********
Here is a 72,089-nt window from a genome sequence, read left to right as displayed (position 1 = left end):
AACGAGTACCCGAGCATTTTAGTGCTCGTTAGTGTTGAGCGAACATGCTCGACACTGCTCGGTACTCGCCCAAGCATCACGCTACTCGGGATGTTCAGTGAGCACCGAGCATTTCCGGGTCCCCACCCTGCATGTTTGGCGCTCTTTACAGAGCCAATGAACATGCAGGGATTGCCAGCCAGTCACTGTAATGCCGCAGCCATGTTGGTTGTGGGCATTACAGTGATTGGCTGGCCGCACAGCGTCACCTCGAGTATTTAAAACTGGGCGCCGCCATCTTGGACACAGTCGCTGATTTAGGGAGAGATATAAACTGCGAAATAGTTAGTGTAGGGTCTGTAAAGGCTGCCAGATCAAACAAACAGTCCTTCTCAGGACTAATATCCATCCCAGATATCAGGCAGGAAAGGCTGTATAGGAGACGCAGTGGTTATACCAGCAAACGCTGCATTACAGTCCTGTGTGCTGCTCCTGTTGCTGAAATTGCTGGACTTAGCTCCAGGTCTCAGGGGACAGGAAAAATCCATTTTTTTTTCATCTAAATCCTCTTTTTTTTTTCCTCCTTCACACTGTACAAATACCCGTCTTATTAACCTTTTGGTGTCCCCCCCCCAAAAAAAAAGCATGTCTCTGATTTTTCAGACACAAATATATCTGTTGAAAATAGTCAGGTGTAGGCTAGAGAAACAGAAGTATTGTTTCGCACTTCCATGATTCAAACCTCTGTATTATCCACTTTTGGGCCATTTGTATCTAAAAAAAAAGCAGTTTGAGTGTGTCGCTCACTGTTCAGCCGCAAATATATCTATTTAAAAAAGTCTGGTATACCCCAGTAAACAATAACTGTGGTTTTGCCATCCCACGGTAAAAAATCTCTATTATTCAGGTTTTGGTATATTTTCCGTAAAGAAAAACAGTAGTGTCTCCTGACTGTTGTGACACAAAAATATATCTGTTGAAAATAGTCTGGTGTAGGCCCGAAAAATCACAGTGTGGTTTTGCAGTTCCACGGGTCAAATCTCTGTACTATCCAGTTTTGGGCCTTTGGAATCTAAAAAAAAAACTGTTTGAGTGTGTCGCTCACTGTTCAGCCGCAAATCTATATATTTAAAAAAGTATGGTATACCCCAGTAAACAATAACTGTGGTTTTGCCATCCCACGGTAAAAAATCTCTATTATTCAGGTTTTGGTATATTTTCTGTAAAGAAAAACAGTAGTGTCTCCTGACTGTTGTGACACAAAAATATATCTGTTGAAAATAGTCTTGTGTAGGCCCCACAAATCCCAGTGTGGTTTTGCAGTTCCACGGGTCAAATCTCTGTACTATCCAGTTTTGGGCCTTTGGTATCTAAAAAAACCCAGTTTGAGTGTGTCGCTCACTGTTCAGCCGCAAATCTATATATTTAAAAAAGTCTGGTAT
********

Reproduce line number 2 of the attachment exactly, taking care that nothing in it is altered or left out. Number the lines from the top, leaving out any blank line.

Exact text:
AACGAGTACCCGAGCATTTTAGTGCTCGTTAGTGTTGAGCGAACATGCTCGACACTGCTCGGTACTCGCCCAAGCATCACGCTACTCGGGATGTTCAGTGAGCACCGAGCATTTCCGGGTCCCCACCCTGCATGTTTGGCGCTCTTTACAGAGCCAATGAACATGCAGGGATTGCCAGCCAGTCACTGTAATGCCGCAGCCATGTTGGTTGTGGGCATTACAGTGATTGGCTGGCCGCACAGCGTCACCTCGAGTATTTAAAACTGGGCGCCGCCATCTTGGACACAGTCGCTGATTTAGGGAGAGATATAAACTGCGAAATAGTTAGTGTAGGGTCTGTAAAGGCTGCCAGATCAAACAAACAGTCCTTCTCAGGACTAATATCCATCCCAGATATCAGGCAGGAAAGGCTGTATAGGAGACGCAGTGGTTATACCAGCAAACGCTGCATTACAGTCCTGTGTGCTGCTCCTGTTGCTGAAATTGCTGGACTTAGCTCCAGGTCTCAGGGGACAGGAAAAATCCATTTTTTTTTCATCTAAATCCTCTTTTTTTTTTCCTCCTTCACACTGTACAAATACCCGTCTTATTAACCTTTTGGTGTCCCCCCCCCAAAAAAAAAGCATGTCTCTGATTTTTCAGACACAAATATATCTGTTGAAAATAGTCAGGTGTAGGCTAGAGAAACAGAAGTATTGTTTCGCACTTCCATGATTCAAACCTCTGTATTATCCACTTTTGGGCCATTTGTATCTAAAAAAAAAGCAGTTTGAGTGTGTCGCTCACTGTTCAGCCGCAAATATATCTATTTAAAAAAGTCTGGTATACCCCAGTAAACAATAACTGTGGTTTTGCCATCCCACGGTAAAAAATCTCTATTATTCAGGTTTTGGTATATTTTCCGTAAAGAAAAACAGTAGTGTCTCCTGACTGTTGTGACACAAAAATATATCTGTTGAAAATAGTCTGGTGTAGGCCCGAAAAATCACAGTGTGGTTTTGCAGTTCCACGGGTCAAATCTCTGTACTATCCAGTTTTGGGCCTTTGGAATCTAAAAAAAAAACTGTTTGAGTGTGTCGCTCACTGTTCAGCCGCAAATCTATATATTTAAAAAAGTATGGTATACCCCAGTAAACAATAACTGTGGTTTTGCCATCCCACGGTAAAAAATCTCTATTATTCAGGTTTTGGTATATTTTCTGTAAAGAAAAACAGTAGTGTCTCCTGACTGTTGTGACACAAAAATATATCTGTTGAAAATAGTCTTGTGTAGGCCCCACAAATCCCAGTGTGGTTTTGCAGTTCCACGGGTCAAATCTCTGTACTATCCAGTTTTGGGCCTTTGGTATCTAAAAAAACCCAGTTTGAGTGTGTCGCTCACTGTTCAGCCGCAAATCTATATATTTAAAAAAGTCTGGTAT